If you’re a woman business owner—whether you’re a startup or a long-time entrepreneur—you know that getting the money you need to operate and grow your business is critical to success. But finding those funds isn’t always easy—and it isn’t easy to tell which type of funding will work for your situation. That’s why Bank of America and Seneca Women created this Access to Capital Directory. It puts at your fingertips hundreds of organizations providing funding for women-owned businesses across the U.S.
A good place to start is to learn how to use this Directory and to learn more about the types of capital included by visiting the About page. You can also start your search using the Search Tool below.
Featured Sources of Capital
As Georgia’s largest small-business-focused community development loan fund, ACE catalyzes entrepreneurial growth through financing and education, with a focus on women, people of color, and low- to moderate-income business owners.
Pipeline Angels is changing the face of angel investing and venture capital, as well as creating funding for trans women, cis women, nonbinary, two-spirit, agender, and gender-nonconforming founders.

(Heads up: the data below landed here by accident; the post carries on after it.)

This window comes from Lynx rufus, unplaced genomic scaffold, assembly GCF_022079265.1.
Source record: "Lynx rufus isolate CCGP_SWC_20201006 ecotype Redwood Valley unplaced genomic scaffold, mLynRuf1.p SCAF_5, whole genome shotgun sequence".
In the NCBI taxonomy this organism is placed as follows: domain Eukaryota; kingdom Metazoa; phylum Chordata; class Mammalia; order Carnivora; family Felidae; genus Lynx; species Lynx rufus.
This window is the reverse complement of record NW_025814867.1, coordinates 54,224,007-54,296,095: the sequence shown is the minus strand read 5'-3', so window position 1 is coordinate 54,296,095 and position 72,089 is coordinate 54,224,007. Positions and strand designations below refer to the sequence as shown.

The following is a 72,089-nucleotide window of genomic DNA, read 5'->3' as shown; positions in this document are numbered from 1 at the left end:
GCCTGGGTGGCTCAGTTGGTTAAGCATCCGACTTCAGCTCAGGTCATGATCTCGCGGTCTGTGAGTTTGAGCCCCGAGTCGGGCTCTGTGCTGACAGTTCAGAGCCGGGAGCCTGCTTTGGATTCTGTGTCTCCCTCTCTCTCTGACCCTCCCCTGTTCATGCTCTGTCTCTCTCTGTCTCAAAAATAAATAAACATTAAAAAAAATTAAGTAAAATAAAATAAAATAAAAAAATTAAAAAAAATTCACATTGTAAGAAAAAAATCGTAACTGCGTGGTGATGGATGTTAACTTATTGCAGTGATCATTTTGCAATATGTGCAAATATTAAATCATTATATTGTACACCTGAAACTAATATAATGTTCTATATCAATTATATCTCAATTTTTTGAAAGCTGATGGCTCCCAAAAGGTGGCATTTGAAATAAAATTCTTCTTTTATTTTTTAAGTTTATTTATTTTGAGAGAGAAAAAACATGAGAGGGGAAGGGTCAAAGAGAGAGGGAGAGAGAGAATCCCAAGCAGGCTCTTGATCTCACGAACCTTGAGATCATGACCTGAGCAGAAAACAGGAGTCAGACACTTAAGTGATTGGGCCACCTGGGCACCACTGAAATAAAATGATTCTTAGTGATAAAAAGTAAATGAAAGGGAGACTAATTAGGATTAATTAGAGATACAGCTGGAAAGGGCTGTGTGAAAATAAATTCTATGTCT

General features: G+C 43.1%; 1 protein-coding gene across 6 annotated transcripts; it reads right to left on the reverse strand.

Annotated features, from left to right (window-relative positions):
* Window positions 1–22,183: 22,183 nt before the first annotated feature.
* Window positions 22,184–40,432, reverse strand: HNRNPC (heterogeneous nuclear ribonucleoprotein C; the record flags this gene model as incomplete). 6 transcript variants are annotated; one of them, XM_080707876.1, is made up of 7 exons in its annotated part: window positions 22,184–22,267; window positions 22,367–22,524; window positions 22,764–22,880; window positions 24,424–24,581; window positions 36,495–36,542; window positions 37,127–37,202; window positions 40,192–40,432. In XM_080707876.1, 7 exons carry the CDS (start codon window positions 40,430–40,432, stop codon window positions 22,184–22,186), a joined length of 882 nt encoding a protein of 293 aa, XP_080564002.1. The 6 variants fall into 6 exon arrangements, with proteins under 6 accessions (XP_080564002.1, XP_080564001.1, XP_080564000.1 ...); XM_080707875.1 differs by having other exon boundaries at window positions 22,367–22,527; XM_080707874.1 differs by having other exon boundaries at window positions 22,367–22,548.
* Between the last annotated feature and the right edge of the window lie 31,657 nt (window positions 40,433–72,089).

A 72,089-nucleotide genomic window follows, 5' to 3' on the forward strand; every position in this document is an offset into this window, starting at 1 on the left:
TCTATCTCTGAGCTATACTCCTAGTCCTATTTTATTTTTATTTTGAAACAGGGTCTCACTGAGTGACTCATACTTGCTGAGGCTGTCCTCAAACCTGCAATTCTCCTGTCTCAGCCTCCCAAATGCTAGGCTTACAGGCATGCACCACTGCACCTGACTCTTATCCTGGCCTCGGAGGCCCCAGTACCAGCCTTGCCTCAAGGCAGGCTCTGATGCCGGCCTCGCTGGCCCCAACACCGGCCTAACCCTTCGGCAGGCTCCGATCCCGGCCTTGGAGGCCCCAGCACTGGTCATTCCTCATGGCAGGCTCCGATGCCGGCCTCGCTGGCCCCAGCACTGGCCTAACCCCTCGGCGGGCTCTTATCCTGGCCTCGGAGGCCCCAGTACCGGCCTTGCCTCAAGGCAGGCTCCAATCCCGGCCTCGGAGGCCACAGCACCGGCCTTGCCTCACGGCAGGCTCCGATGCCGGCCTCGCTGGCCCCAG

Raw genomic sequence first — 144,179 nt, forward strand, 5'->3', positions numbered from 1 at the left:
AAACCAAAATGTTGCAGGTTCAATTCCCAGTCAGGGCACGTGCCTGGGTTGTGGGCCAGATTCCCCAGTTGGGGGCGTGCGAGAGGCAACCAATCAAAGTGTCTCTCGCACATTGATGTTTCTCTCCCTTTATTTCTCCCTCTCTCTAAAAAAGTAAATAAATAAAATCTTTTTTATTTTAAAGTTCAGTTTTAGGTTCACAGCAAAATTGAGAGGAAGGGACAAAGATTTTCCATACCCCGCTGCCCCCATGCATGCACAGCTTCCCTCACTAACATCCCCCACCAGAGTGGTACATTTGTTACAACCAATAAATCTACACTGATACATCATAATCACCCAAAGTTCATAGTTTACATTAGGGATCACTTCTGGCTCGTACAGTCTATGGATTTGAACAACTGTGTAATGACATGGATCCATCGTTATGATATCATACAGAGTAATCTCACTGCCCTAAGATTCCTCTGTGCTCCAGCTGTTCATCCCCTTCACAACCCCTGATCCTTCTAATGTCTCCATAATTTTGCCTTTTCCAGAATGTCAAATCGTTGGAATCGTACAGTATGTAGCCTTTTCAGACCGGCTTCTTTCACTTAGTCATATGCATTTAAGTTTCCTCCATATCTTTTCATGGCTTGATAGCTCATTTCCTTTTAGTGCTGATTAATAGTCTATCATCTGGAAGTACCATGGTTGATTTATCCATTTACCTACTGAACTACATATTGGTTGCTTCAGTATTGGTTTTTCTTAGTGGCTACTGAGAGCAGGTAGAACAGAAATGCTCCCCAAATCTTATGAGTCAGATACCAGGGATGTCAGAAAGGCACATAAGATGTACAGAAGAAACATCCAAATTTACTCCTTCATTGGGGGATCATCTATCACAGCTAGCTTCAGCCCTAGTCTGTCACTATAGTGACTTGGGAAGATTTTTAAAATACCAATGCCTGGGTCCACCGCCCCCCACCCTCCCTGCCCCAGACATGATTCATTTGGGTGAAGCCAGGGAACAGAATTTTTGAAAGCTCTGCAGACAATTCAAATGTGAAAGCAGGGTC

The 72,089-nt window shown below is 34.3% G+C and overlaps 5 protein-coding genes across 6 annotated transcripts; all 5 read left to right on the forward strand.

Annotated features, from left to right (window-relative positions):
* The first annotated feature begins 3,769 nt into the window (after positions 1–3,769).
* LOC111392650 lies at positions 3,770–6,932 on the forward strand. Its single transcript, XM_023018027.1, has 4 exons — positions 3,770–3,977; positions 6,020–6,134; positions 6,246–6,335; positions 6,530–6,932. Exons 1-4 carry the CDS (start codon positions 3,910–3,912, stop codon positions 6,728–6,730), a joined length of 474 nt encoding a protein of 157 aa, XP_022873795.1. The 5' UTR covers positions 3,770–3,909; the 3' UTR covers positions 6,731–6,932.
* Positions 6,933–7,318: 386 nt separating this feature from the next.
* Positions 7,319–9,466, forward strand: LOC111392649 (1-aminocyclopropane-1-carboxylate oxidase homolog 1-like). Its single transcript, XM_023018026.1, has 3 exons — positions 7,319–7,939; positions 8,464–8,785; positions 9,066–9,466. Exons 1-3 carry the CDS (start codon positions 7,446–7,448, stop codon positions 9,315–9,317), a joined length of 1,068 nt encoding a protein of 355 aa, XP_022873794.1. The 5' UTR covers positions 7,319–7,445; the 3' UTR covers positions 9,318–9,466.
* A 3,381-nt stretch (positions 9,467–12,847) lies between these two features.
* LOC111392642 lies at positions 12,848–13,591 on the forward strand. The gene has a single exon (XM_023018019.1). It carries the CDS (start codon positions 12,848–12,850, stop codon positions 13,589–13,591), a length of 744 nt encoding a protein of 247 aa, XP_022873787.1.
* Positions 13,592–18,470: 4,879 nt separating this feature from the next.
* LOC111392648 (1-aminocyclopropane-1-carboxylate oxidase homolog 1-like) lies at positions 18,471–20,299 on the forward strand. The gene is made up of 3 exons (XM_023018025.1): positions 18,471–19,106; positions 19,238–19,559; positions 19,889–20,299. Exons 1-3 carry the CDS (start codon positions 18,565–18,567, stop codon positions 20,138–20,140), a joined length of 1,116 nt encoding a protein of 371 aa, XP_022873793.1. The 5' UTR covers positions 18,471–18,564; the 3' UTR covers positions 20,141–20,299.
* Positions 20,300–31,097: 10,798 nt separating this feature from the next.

Angel, Venture Capital
One Planet Group is infused with core foundational values which promote diversity and inclusion, unity, service to humanity, and excellence in all things—to which the entire management team is committed.
Crowdfund, Venture Capital
The Force for Good Fund invests in women and people of color-owned,“Best for the World” B Corporations (i.e., companies that score in the top 10% of B Corps worldwide).
Later Stage • $100,000
At William Mann Jr. CDC, we understand that each of our clients have a unique need that calls for a customized loan program. Based on your need, we can help find the right loan program for you.
Early Stage, Later Stage, Seed • $2,000,000
The GC team embraces our responsibility to create a sense of belonging for all races, genders and backgrounds across our industry, while bearing in mind that as a firm, we must create greater access—to capital, to the critical resources that transform an idea into a sustainable business, and to mentorship.
The $53 million fund includes $50 million for Amazon to invest directly in climate-tech companies run by women, says MarketWatch.
Small Business Trends’ roundup includes opportunities to level the playing field for underrepresented founders.
Insider shows the step-by-step from Osahon Ojeaga, cofounder of hair extension startup Nourie, which raised $2.5 million in seed money.
An unparalleled opportunity for women to earn a certificate in business from this Ivy League university, through a free online program made possible by Bank of America.